My first PR agency was founded in 1996. If that year doesn’t mean anything to you, you’re either young, or you’re not very interested in technology startups. 1996 was a fantastic year to start up just about anything, including a New York PR agency. The “dot-com” boom was roaring, there was far too much VC cash chasing after the next big thing, and simply putting your brand online was considered startlingly innovative.
Of course, when the meltdown came, it was ugly. But even before the great collapse of 2000, and during better economies since that time, PR agencies have been challenged with an embarrassment of options – multiple prospective clients, sometimes within the same flavor-of-the-month category. Depending on where you are in the economic cycle, the most important – and the toughest – decision we make can be which horse to back in the great race to a successful outcome. And creative services professionals don’t always have the keenest judgment when it comes to evaluating clients.
That’s why it was fun to read Jenna Wortham’s piece on the “freshman class” of technology startup companies and, even more interesting to PRs, a sidebar about how the New York Times decides which startups are most worthy of their time. As the piece was furiously tweeted around this week, it seemed to promise the breathless type of “ten tips”-style insights for PRs and others on how to position our clients to best advantage. Here’s how they do it! Wortham shares NYT secrets!
But the real point of the sidebar was more prosaic. Wortham and her colleagues do their research, of course, They look at the VCs attached to a given company, study data, and talk to entrepreneurs. But the bottom line is that determining the most worthy startups is often “a feeling based on experience. The app, game, service or idea that you have had your eye on starts to pop up all over — in casual conversations at parties or in a conversation overheard on the subway.”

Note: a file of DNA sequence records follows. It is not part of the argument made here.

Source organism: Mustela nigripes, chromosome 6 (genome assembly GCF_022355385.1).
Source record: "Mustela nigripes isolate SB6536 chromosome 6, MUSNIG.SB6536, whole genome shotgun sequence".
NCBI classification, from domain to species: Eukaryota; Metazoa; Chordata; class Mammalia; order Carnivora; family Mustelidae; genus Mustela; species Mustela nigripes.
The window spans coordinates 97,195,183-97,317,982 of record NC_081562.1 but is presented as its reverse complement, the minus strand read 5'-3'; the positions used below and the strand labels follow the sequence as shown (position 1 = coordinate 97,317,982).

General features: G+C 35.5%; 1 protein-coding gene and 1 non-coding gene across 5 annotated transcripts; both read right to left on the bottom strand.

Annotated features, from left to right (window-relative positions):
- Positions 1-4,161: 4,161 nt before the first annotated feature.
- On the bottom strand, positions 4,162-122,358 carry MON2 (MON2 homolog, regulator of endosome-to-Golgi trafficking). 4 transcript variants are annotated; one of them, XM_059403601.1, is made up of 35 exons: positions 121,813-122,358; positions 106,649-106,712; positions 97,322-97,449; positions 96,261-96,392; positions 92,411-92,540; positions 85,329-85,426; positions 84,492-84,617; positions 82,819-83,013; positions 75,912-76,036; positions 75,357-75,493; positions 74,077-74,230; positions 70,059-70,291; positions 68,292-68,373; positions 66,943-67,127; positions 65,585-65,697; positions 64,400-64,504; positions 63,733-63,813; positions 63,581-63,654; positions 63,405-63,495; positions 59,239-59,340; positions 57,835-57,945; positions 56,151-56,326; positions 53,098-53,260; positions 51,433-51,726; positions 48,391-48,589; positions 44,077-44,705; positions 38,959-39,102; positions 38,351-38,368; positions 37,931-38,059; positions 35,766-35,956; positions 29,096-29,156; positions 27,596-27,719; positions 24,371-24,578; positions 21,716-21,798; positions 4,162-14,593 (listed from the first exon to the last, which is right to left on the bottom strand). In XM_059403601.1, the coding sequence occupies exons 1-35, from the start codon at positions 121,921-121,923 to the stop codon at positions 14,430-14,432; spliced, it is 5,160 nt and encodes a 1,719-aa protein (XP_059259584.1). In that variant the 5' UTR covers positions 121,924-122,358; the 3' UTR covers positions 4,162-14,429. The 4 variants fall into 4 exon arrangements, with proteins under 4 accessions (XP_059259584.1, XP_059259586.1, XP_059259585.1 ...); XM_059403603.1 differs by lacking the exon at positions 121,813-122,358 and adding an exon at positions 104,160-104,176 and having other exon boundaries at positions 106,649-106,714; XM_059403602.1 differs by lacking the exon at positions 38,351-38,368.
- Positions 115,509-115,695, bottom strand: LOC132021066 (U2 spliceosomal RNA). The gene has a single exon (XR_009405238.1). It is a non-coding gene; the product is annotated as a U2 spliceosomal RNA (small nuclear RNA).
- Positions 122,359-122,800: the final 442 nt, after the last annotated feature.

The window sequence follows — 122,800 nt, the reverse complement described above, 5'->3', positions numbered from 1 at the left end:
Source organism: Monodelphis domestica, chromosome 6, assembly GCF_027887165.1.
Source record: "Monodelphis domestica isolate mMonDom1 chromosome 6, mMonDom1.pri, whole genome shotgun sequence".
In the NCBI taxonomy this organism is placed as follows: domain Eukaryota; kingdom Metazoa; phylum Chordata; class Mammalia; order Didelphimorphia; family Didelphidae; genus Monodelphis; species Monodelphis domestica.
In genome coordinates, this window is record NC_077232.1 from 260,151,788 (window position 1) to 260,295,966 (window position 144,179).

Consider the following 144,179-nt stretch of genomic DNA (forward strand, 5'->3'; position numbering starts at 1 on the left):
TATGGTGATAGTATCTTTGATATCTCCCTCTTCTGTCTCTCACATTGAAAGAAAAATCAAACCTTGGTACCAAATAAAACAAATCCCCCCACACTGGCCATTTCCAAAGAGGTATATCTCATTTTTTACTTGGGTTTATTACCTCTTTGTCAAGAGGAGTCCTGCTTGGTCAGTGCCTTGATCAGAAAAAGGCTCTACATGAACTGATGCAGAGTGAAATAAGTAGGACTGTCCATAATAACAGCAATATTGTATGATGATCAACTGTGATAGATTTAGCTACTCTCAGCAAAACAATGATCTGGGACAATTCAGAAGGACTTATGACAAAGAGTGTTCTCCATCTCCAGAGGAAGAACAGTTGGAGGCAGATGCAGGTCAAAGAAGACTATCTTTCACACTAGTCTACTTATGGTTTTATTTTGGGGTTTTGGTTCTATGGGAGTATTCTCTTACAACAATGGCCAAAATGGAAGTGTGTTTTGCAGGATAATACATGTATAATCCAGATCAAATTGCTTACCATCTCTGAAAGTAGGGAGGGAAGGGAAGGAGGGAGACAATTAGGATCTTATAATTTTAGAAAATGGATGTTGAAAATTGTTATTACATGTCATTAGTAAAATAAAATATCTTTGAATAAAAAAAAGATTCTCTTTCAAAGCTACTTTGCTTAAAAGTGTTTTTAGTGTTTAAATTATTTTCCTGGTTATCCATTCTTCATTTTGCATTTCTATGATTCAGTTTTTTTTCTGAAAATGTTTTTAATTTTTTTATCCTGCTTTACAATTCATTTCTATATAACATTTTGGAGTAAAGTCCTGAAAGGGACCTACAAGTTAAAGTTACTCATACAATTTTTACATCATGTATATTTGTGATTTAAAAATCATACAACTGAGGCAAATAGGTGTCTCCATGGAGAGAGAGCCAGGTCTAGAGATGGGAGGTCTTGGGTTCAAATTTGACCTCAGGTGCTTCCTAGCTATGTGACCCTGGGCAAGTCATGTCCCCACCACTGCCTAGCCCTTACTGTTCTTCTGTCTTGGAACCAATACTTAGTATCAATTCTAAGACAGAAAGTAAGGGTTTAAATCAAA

Buzz. “It” factor. The breakthrough, leap forward, or tipping point. Bottom line, even professional journalists at one of the world’s most prestigious news outlets use a blend of experience and gut feeling. Similar to the ways that PR agencies evaluate prospective clients during fat times (and what we should do more of during lean ones.)
So, there’s no magic formula for deciding which startups are most mediaworthy, and perhaps even less so for those trying to gauge which might make the most exciting, lucrative, and successful client case study. By the time a given company get the attention of the Times or other outlets, chances are good that it’s been researched and vetted by others more expert in a given technology or vertical market.
But having some kind of stake in the game makes it fun, interesting and important. On the agency side, we keep trying, and some of us get better at it over time.